Satellites and spent rocket stages could soon deploy "sails" to guide them back to Earth much faster than they would otherwise fall out of the sky.

With space becoming ever more crowded, there is a need to remove redundant objects that could pose a collision threat to operational missions.

Extending a sail on an old spacecraft would increase drag and pull it into the Earth's atmosphere to burn up.

Major European space firm EADS Astrium says the scheme has great potential.

"It is an interesting solution, especially for the satellite that has no propulsion system at the end of its life," Brice Santerre told BBC News.

Santerre and colleague Max Cerf have been working on what they call the Innovative DEorbiting Aerobrake System (IDEAS).

The concept involves extending booms and sheeting from spacecraft to increase the amount of drag they experience from the residual air molecules still present at altitudes up to even 750km (470 miles)

"The principle of aerobraking is to increase the surface over mass ratio of an orbital object, to accelerate the fall-out by increasing the drag on the system," Mr Santerre said.

"To do that, we need to deploy a very light structure. That's why we chose to use 'gossamer structures'. These are composed of booms and very thin membranes."

Microscope (CNES)
Microscope will investigate the behaviour of free-falling objects

Santerre and Serf have been developing an aerobraking sail concept for the forthcoming French Microscope satellite.

Microscope is a science mission that will investigate the force of gravity and the behaviour of free-falling objects in a test of what has become known as the equivalence principle.

The satellite will take about a year to make its measurements and will then have no further purpose.

Ideally, such a spacecraft would be removed from orbit, especially since it will be circling at an altitude where many important Earth observation satellites also operate.

"Microscope has no propulsion system so it cannot de-orbit by itself. If we were to do nothing, the fall-out duration would be between 50 and 100 years," said Mr Santerre.

By erecting their boom and membrane mechanism, Santerre and Serf believe Microscope could be brought out of the sky in less than 25 years, which meets international orbital junk mitigation guidelines.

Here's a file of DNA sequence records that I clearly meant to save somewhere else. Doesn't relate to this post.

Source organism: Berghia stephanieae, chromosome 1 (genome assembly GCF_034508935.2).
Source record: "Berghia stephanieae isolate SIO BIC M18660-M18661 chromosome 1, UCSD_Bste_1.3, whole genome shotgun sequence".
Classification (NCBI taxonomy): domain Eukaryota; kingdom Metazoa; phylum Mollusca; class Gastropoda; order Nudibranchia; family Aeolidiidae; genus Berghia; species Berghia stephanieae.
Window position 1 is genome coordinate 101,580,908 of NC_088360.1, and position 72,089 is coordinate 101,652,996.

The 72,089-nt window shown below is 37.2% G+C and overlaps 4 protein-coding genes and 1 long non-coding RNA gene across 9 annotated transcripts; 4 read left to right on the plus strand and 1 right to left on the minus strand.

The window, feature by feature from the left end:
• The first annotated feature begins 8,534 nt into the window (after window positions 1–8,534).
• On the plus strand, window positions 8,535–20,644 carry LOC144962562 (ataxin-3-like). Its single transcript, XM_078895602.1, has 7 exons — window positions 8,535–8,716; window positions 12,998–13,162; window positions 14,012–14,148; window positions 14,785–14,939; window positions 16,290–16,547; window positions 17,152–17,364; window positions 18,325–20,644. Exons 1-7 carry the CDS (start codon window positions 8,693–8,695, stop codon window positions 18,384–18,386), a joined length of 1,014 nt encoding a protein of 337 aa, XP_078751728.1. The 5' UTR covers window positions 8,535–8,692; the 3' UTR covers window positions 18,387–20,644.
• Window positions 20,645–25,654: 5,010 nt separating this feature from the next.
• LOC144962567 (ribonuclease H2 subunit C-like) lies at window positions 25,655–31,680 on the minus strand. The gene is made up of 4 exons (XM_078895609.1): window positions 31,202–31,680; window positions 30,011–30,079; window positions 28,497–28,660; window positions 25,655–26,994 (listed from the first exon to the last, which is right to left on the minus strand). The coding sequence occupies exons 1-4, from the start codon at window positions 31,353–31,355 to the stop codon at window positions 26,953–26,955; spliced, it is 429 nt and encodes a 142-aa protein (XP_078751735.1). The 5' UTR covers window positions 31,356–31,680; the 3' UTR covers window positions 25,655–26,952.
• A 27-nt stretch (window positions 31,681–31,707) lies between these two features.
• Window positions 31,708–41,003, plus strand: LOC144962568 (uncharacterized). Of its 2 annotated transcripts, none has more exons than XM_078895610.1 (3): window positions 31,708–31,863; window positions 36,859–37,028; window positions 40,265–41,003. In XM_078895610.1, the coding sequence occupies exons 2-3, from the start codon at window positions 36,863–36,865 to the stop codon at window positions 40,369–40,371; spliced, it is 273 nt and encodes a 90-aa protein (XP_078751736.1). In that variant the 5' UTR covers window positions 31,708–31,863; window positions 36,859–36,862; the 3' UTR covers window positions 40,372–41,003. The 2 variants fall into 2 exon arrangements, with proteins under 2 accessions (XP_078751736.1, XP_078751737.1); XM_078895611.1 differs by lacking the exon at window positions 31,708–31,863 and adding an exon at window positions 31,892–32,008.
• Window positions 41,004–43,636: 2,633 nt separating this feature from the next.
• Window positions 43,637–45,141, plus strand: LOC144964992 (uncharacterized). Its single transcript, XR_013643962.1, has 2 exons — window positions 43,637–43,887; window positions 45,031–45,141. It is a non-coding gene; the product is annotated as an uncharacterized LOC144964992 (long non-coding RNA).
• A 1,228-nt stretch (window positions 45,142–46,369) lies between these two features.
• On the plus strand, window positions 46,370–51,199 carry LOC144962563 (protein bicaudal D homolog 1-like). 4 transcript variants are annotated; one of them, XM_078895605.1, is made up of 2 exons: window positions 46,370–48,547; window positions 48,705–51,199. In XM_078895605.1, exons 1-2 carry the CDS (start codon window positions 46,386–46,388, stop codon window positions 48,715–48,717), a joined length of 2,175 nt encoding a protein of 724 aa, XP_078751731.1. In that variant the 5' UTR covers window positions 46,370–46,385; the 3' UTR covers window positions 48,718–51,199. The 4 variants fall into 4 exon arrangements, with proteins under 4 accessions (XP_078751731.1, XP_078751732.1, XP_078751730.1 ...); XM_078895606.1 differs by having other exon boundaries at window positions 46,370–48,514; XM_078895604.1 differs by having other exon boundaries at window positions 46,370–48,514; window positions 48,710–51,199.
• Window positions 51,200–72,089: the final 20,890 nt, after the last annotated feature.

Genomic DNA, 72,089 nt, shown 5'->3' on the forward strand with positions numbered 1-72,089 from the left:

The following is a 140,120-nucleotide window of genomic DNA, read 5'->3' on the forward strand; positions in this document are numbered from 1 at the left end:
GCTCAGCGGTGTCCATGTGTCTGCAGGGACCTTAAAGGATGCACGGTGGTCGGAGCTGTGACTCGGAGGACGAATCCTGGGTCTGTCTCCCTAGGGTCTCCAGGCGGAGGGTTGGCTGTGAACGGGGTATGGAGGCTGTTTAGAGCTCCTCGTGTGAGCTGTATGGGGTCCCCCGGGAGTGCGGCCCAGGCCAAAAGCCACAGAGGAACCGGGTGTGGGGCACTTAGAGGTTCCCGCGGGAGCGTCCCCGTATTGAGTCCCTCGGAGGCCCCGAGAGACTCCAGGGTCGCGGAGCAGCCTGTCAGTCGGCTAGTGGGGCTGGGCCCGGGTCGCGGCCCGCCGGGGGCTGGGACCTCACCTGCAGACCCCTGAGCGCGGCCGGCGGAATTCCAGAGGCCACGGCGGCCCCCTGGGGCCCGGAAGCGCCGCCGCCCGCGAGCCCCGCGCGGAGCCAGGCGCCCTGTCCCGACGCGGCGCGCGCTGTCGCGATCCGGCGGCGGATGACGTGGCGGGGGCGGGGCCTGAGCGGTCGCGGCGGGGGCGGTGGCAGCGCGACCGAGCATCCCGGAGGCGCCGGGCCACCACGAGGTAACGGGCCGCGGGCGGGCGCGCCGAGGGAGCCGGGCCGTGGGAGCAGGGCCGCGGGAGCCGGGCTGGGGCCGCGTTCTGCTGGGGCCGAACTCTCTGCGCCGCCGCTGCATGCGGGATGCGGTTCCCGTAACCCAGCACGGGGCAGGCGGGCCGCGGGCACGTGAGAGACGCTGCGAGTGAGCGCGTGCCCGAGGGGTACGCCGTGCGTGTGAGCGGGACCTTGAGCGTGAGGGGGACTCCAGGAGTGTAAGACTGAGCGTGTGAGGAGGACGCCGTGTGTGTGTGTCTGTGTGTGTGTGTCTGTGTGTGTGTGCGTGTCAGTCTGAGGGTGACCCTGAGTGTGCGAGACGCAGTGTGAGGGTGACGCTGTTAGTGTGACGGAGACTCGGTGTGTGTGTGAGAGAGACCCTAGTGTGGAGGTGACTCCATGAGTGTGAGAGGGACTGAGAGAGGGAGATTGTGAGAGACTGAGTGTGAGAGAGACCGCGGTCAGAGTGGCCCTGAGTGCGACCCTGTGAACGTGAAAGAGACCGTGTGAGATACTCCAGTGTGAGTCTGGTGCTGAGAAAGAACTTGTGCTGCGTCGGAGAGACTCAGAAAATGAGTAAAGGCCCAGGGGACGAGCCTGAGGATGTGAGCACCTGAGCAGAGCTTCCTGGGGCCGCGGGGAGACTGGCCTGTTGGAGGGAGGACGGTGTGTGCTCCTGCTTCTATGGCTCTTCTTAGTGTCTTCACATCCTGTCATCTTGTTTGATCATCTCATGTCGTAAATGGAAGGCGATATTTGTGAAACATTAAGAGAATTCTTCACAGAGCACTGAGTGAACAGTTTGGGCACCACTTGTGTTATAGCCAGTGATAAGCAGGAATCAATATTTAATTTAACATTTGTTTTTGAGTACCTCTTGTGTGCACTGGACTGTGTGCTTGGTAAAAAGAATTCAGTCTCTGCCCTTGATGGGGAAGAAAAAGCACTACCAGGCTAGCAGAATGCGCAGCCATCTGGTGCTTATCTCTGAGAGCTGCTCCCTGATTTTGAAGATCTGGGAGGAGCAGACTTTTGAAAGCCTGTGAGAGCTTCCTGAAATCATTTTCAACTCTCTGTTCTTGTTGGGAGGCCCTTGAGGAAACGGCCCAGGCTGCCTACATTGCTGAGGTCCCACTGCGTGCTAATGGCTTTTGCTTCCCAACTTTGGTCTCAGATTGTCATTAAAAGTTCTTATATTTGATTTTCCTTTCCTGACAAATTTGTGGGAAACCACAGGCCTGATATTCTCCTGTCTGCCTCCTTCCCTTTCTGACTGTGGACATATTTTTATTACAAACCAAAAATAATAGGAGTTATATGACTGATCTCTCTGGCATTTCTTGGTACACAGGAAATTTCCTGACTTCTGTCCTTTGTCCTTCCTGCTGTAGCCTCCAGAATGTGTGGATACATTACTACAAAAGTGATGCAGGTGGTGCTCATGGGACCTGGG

Astrium is now investigating how the IDEAS concept could be applied to spent rocket stages.

The company leads the production of Europe's premier launcher, the Ariane 5.

Microscope system (EADS Astrium)
The concept developed for Microscope would bring it back inside 25 years

Much of the Ariane's structure - its main core stage and solid boosters - fall rapidly out of the sky at the end of a flight; but the upper-stage is much longer lived in orbit.

Once it has ejected its satellite payload, the stage continues to circle the Earth in a large ellipse, running out to more than 35,000km from the Earth and coming as close as about 250km.

It may take 100 years before an upper-stage falls naturally from the sky.

"Our study shows that if we want to apply the aerobraking concept to an Ariane-class upper-stage then we need a system with booms, or masts, of about 12m and a deployed surface of about 250 sq m.

"This is possible with our current technologies. We need now to check that this is the best solution. We are also thinking whether this type of system can be applied to other launchers as well."

One alternative, of course, is to give the Ariane 5 upper-stage the capability to take a powered dive into the Earth's atmosphere.

Ariane 5 upper stage (EADS Astrium)
The Ariane 5 upper-stage continues to circle the Earth for decades

This was done for the first time last year at the end of the launch of the Jules Verne space station freighter. This was considered essential because of the number of manned missions that routinely follow station's orbit.

Once Jules Verne was released from the rocket, the upper-stage reignited its engine to make a controlled burn-up over the Pacific.

The advantages of de-orbiting in this way are clear, but the extra fuel requirements and complexity of re-ignitable engines adds cost to what is already a very expensive endeavour.

Aerobraking sails, on the other hand, are lightweight and extremely simple. Their operation could even be controlled by a pre-set timer, fixed to deploy a certain number of minutes after the end of a flight.

This means that even an upper-stage that is out of control can still be guaranteed to return to Earth in a timely fashion.

Santerre and Serf presented their latest research at the recent European Conference on Space Debris in Darmstadt, Germany.

The meeting closed with a statement from its organisers saying that effective measures to clean up space debris needed to be devised and implemented.

Artist's impression of ATV separation (CNES)
The upper-stage that launched Jules Verne took itself into a controlled dive